Mass Spec Platforms
Critical to using mass spectrometry platforms for biomarker development is the need to progress from the general profiling of proteins to the targeting of specific protein panels, Randall W. Nelson, Ph.D., research professor and director of the molecular biosignatures analysis unit at The Biodesign Institute, Arizona State University.
The value of such a targeted approach, Dr. Nelson observed, lies in the ability to differentiate microheterogeneity in the proteins under investigation—variation in the chemical structure of the amino acid sequence of a protein that does not produce a major change in its properties such as gene, translational, and posttranslational modifications—and to generate data on only the specific molecular determinants relevant to disease. His talk focused on using targeted mass spectrometric immunoassays to investigate human plasma and urinary proteins in healthy and disease cohorts.
Dr. Nelson’s group uses mass spectrometry to identify biomarkers by looking for specific variances in proteins, characterizing them one by one. Plasma protein is increasingly their area of interest.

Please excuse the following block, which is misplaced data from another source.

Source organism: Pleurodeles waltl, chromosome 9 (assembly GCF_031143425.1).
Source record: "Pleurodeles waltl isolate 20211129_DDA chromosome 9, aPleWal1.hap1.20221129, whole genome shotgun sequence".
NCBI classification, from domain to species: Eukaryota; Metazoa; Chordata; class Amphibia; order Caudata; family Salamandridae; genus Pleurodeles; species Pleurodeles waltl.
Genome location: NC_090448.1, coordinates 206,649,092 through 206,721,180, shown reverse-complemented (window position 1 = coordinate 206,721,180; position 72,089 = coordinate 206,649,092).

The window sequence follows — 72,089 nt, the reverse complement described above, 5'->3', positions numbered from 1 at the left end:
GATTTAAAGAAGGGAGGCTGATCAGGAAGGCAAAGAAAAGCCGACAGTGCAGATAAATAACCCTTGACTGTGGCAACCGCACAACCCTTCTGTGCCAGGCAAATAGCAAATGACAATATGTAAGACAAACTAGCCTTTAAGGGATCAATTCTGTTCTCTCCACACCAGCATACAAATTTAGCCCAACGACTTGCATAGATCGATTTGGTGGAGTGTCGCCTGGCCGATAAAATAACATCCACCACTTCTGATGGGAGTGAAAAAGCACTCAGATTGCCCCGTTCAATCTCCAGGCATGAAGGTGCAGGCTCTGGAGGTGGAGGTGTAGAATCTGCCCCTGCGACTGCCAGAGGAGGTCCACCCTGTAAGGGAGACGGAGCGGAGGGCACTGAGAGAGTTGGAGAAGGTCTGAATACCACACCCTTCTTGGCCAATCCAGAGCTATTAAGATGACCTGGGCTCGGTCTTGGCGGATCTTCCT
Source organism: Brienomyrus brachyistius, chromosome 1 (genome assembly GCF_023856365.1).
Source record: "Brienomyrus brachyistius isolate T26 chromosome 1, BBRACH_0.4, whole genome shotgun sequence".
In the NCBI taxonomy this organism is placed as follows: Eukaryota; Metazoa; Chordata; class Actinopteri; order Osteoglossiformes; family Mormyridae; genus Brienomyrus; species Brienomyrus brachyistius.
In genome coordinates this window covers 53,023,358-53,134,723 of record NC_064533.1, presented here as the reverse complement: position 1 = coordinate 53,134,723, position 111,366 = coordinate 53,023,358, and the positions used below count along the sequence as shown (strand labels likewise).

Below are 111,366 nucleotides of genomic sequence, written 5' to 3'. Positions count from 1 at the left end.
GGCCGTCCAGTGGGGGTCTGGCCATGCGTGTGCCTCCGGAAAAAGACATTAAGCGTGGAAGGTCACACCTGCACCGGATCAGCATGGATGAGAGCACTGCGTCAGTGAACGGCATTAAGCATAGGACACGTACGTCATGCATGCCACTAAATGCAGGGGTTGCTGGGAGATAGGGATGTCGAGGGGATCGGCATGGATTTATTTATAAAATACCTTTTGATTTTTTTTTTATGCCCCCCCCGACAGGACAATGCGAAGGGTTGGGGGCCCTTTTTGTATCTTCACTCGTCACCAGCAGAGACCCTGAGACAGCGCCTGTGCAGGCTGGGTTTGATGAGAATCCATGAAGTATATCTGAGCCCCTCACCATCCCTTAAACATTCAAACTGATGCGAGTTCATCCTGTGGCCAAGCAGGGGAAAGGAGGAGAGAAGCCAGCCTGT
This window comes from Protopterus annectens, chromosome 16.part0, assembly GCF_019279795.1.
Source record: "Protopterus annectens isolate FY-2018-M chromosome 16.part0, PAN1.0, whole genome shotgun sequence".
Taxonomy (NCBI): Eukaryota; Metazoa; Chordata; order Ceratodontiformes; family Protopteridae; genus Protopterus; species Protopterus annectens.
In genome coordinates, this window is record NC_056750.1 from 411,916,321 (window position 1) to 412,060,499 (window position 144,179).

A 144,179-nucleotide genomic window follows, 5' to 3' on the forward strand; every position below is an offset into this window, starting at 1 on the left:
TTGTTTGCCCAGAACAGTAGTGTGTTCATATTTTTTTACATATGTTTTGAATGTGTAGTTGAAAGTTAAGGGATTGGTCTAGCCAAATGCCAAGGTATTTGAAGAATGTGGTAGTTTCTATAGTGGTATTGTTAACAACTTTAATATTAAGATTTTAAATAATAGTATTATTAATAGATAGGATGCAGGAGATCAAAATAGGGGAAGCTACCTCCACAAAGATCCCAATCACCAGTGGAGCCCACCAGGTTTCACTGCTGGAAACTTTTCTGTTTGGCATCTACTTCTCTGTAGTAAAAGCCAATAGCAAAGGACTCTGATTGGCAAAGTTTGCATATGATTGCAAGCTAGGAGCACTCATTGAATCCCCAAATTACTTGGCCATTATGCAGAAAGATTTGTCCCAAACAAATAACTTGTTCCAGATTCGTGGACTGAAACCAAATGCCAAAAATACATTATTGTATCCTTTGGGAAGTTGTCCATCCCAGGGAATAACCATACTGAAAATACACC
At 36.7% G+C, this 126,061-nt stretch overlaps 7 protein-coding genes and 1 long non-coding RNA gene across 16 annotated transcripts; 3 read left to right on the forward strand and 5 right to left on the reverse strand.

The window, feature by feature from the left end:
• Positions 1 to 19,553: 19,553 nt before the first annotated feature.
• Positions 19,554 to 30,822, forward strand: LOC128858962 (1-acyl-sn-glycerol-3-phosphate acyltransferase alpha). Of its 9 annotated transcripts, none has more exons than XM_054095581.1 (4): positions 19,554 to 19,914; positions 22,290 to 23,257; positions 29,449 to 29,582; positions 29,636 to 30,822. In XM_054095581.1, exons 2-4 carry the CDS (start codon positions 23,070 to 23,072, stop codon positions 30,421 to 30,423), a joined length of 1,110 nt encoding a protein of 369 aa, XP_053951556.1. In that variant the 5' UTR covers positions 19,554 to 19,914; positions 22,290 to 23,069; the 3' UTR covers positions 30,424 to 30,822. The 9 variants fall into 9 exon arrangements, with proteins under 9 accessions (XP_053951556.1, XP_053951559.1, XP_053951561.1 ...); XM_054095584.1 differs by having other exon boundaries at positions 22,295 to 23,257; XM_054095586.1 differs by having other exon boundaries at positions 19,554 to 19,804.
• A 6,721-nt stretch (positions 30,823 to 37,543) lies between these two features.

While Dr. Nelson served as the president, CEO, and founder at Intrinsic Bioprobes, the company adopted a strategy by looking at routine proteins in more detail and identified post-translational modifications, point mutations, variants, and truncations that defined the proteome. These variants, in turn, provide information that can be used to design targeted diagnostic assays, stratify patients in clinical trials, monitor patients more effectively, and facilitate pharmacokinetic studies by following in vivo changes of therapeutic proteins.
Dr. Nelson shared results with the conference illustrating the ability to detect low level protein variants relevant to type 2 diabetes, and how these findings are subsequently used to develop advanced assays for disease diagnosis and monitoring. Currently, these assays are out of R&D and being used in CLIA labs. Dr. Nelson forsees diagnostic use within the next 5–10 years.